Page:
Newbie advice...daffodils, iris, cana, and lillies (oh my!)

We moved into our house last Winter and decided to let a full growing season go by before tackling the gardens. The previous owner had quite an assortment of perennials (lillies, daffodils, irises, and patch of cana). As for what specific types of each, I have no idea. Most came up and bloomed but we still had many that never flowered. They all seem to be really packed in and I think they need to be spaced out. What are my options in terms of replanting and perhaps moving some of them? I know I'm running out of time before we get our first frost (I think we're in zone 7A - northern virginia). After that, I know there's really nothing I can do until Spring. How much longer do I have this season?
Any suggestions or general tips? I'd hate to lose what we already have in the ground and I think what's there can be used as a great start. Hopefully I won't do too much damage through the learning process.
Also, if there are any basic guidelines for rose bushes, I'd appreciate hearing them. We have a few scattered bushes that are pretty small, but flowered very nicely. There's also an out of control bush that is being crowded by the iris patch. Should I trellis it? I'm just generally not sure what to do in terms of rose pruning and maintenance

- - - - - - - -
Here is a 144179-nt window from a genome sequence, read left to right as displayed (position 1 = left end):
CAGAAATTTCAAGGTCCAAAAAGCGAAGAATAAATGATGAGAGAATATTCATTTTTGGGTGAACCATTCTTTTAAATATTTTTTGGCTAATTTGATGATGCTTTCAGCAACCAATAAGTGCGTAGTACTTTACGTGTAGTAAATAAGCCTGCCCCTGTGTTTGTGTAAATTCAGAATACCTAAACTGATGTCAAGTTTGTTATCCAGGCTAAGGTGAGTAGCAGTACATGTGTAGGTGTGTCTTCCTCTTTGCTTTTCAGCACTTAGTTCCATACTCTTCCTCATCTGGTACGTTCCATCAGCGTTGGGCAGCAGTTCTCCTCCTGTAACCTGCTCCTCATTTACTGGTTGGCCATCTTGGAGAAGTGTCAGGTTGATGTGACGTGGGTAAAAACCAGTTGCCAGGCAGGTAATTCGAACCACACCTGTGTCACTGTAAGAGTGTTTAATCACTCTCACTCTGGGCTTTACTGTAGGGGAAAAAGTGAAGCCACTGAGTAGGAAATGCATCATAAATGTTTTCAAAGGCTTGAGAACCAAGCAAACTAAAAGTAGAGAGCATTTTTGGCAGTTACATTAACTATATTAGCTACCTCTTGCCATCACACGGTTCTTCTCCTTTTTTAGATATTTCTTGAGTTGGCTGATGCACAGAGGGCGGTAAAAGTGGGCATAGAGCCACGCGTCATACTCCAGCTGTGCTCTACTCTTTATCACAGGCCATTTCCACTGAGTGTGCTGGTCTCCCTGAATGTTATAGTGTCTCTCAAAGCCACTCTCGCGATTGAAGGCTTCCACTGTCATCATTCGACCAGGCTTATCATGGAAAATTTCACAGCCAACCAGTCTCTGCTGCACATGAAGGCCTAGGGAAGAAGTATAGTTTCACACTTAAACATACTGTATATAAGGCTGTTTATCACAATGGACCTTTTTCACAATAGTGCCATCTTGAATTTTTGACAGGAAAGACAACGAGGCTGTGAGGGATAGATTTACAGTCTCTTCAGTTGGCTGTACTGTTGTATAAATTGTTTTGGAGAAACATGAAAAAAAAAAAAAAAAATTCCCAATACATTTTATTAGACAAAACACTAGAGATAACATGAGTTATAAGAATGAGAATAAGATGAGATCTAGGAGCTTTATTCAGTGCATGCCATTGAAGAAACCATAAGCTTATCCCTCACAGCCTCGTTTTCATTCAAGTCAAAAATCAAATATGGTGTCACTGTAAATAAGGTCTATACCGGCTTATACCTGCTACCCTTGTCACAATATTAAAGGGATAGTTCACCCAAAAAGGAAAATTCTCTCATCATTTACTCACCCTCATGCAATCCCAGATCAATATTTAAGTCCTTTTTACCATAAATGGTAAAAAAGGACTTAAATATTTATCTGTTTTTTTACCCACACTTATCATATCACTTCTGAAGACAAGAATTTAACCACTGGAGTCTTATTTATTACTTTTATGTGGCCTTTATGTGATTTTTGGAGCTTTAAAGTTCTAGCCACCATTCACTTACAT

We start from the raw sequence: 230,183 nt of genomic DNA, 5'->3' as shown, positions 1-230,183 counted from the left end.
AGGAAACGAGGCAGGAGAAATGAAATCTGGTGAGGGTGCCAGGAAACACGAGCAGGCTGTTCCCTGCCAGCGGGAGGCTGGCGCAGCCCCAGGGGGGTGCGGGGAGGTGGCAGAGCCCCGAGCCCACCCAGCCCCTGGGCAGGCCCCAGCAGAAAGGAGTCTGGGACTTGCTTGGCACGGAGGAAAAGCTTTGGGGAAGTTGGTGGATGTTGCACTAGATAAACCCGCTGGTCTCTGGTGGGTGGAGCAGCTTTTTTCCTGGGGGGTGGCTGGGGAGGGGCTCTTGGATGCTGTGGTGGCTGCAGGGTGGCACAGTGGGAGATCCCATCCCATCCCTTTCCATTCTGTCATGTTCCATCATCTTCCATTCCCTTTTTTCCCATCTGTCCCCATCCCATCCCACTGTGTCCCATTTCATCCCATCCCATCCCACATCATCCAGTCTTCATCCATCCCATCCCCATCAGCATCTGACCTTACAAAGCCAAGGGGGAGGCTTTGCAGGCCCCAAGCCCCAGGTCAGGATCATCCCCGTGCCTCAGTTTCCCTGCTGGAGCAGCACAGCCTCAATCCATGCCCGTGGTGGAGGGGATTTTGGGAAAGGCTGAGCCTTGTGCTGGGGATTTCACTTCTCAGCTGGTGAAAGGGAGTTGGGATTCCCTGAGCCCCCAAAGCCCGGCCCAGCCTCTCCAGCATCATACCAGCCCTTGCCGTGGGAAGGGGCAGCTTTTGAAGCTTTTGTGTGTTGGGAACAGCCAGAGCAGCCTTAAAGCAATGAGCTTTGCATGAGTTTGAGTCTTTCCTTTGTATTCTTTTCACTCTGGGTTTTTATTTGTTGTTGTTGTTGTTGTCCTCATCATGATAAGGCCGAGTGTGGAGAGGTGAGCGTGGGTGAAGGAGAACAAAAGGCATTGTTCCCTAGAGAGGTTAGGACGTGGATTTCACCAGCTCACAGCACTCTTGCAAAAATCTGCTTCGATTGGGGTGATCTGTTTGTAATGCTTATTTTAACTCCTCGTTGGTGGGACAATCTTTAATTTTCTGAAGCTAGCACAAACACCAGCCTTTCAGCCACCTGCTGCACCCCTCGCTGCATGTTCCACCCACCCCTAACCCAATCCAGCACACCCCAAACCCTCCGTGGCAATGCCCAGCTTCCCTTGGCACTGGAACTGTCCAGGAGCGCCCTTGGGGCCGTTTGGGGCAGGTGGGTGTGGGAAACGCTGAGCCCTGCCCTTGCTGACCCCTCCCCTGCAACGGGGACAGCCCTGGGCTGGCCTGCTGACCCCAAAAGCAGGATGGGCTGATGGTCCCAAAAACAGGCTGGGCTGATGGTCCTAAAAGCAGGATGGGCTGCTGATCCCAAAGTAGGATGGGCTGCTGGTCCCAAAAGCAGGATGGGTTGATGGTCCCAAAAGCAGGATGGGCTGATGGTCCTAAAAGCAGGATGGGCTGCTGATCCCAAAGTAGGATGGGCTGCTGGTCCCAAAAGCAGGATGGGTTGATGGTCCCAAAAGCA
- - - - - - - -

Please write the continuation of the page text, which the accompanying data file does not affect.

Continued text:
Thanks in advance for your help. (as you can see I need lots of it!)
-Dave B.
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In zone 7, you should be able to plant or transplant spring flowing bulbs now (if you can find them). I think it is too late to be moving iris, but they are very tough plants and you MAY have some success dividing now. It would be better to move them next year a few weeks after they have bloomed. I think a good target date is around Labor Day or a bit earlier. You can lift and divide the cannas now, put them in plastic lined boxes, and store them in a cool (45 - 60F) location, and plant next year. Don't seal them in a plastic bag as they need to breath. You could also just leave them in the ground and divide and replant them next spring. They can be divided and replanted around the last frost date for your area.
Roses are another story. I generally just prune them minimally in the fall to prevent breakage from wind damage over the winter. In the spring you can do a more drastic, careful pruning. I would recommend that you look at some books or website on how to prune roses. Also, you need to determine what type of rose you have. It wouldn't be a good idea to trellis a hybrid tea rose. Some climbers bloom on lateral growth from previous year, so indiscrimate pruning will eliminate flowers.
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